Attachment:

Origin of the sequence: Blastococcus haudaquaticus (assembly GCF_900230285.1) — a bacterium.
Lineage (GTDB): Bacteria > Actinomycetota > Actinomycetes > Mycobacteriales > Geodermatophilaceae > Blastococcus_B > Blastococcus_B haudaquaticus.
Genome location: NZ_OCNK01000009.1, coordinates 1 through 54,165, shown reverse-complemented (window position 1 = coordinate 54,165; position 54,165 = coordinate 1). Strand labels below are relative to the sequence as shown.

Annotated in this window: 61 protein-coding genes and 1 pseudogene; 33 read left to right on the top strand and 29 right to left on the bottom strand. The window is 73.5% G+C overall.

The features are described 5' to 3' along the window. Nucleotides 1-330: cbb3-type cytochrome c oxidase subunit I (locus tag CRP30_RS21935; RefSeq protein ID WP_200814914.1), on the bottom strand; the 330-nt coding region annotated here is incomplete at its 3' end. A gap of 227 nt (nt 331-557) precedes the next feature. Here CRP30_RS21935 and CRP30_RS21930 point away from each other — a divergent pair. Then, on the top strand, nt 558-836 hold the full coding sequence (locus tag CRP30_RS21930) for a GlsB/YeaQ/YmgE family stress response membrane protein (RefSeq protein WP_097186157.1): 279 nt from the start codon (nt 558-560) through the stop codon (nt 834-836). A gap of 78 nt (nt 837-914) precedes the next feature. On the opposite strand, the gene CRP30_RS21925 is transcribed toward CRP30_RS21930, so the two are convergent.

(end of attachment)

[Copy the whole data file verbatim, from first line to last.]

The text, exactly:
Origin of the sequence: Blastococcus haudaquaticus (assembly GCF_900230285.1) — a bacterium.
Lineage (GTDB): Bacteria > Actinomycetota > Actinomycetes > Mycobacteriales > Geodermatophilaceae > Blastococcus_B > Blastococcus_B haudaquaticus.
Genome location: NZ_OCNK01000009.1, coordinates 1 through 54,165, shown reverse-complemented (window position 1 = coordinate 54,165; position 54,165 = coordinate 1). Strand labels below are relative to the sequence as shown.

Annotated in this window: 61 protein-coding genes and 1 pseudogene; 33 read left to right on the top strand and 29 right to left on the bottom strand. The window is 73.5% G+C overall.

The features are described 5' to 3' along the window. Nucleotides 1-330: cbb3-type cytochrome c oxidase subunit I (locus tag CRP30_RS21935; RefSeq protein ID WP_200814914.1), on the bottom strand; the 330-nt coding region annotated here is incomplete at its 3' end. A gap of 227 nt (nt 331-557) precedes the next feature. Here CRP30_RS21935 and CRP30_RS21930 point away from each other — a divergent pair. Then, on the top strand, nt 558-836 hold the full coding sequence (locus tag CRP30_RS21930) for a GlsB/YeaQ/YmgE family stress response membrane protein (RefSeq protein WP_097186157.1): 279 nt from the start codon (nt 558-560) through the stop codon (nt 834-836). A gap of 78 nt (nt 837-914) precedes the next feature. On the opposite strand, the gene CRP30_RS21925 is transcribed toward CRP30_RS21930, so the two are convergent.